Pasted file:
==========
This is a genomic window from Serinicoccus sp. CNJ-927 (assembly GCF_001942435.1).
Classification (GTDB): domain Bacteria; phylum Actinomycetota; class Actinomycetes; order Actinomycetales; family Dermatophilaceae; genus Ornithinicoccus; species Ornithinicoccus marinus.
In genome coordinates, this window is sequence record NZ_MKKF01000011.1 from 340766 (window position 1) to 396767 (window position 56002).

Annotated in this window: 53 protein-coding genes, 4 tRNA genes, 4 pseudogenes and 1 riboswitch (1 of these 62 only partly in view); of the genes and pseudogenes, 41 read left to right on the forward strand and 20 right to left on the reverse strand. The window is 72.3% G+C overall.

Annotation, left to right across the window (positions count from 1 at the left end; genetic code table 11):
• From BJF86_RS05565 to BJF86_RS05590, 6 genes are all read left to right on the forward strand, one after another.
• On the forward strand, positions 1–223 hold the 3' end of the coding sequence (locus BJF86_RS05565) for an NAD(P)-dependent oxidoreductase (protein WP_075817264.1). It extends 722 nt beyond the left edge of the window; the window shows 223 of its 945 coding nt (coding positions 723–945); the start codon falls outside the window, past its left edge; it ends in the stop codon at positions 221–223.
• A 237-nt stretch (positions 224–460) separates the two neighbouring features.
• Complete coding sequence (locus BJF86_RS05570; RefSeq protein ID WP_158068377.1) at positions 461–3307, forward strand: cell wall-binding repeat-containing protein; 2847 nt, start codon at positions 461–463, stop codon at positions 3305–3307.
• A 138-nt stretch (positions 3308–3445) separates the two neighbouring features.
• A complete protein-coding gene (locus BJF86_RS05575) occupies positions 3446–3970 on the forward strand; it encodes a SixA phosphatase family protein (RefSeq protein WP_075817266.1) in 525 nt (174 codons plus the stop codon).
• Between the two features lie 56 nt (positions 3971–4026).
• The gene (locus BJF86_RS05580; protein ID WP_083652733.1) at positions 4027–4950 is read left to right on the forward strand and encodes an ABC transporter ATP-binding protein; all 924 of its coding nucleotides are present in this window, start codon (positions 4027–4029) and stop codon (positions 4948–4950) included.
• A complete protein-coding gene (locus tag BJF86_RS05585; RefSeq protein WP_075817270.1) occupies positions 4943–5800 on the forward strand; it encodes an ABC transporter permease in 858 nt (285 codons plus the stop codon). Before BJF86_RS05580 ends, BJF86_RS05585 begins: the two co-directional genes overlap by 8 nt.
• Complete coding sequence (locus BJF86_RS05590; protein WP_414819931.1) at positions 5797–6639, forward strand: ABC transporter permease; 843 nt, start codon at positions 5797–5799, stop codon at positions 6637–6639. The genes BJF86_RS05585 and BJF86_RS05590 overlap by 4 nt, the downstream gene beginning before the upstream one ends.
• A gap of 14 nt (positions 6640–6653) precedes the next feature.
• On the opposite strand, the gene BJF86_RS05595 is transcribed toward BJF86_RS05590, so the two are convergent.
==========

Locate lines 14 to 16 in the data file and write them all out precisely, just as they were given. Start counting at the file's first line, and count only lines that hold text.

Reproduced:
• A complete protein-coding gene (locus tag BJF86_RS05585; RefSeq protein WP_075817270.1) occupies positions 4943–5800 on the forward strand; it encodes an ABC transporter permease in 858 nt (285 codons plus the stop codon). Before BJF86_RS05580 ends, BJF86_RS05585 begins: the two co-directional genes overlap by 8 nt.
• Complete coding sequence (locus BJF86_RS05590; protein WP_414819931.1) at positions 5797–6639, forward strand: ABC transporter permease; 843 nt, start codon at positions 5797–5799, stop codon at positions 6637–6639. The genes BJF86_RS05585 and BJF86_RS05590 overlap by 4 nt, the downstream gene beginning before the upstream one ends.
• A gap of 14 nt (positions 6640–6653) precedes the next feature.